An Angel Loses Its Wings

Pavel Datsyuk is one of the most beloved and respected players in the NHL. He’s exceptionally talented and a perennial all-star, as well as a valued leader on a storied franchise. Good luck finding anyone around the league who names Pavel Datsyuk as a player they dislike.

Datsyuk 2010 Oly

It’s hard not to become attached to skilled or talented athletes; they’re a pleasure to watch as a fan of the game to both the diehards in the stands and the journalists who cover them. This is especially true if that athlete isn’t considered to be dirty or one who “plays with an edge.” Unfortunately, this can make it challenging to look at them objectively.

We as a society tend to give athletes we like the benefit of the doubt when their character comes into question, even if the situation doesn’t quite call for it. This is especially true if that player is above-average at his craft. Sometimes, giving athletes the benefit of the doubt is justified; after all, athletes are people and people make mistakes. It happens. In this case, it isn’t.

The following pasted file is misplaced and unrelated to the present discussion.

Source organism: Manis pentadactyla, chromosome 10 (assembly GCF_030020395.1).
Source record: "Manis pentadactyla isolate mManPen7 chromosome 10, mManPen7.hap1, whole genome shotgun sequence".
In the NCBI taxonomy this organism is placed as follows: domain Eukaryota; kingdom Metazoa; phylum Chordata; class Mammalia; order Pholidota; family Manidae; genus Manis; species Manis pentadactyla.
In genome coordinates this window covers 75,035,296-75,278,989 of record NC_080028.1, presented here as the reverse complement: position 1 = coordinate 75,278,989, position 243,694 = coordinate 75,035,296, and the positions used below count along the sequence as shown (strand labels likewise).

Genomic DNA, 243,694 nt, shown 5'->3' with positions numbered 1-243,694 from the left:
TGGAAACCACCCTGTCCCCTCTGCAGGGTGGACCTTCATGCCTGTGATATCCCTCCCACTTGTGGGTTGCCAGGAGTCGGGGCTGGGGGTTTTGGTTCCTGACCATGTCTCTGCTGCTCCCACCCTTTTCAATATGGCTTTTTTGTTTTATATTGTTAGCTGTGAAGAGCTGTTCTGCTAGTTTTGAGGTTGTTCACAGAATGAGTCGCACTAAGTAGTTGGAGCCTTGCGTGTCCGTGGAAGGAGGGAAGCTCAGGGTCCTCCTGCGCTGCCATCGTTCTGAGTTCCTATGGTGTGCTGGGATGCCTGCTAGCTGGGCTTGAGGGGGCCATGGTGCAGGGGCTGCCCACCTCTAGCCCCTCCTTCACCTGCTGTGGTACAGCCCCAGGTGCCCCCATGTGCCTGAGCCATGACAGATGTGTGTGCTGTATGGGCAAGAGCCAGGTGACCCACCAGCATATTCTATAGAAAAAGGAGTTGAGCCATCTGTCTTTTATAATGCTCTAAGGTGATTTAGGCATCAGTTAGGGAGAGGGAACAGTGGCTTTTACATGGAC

Datsyuk Oly2When questioned about Detroit teammate Henrik Zetterberg’s scathing comments on Russia’s anti-LGBT legislation, Datsyuk deferred to his religious beliefs by saying “That’s his opinion. My position—I am Orthodox. That says it all.” That’s right. That says it all.

He said plenty without saying much. The Russian Orthodox faith is in no way known for its tolerance of the LGBT community. By deferring to his religious beliefs, he implied he agrees with their antiquated views on equality. If he didn’t, he wouldn’t have kept his statement so brief. Datsyuk purposefully chose not to elaborate because he didn’t need to. He had already made his opinions known.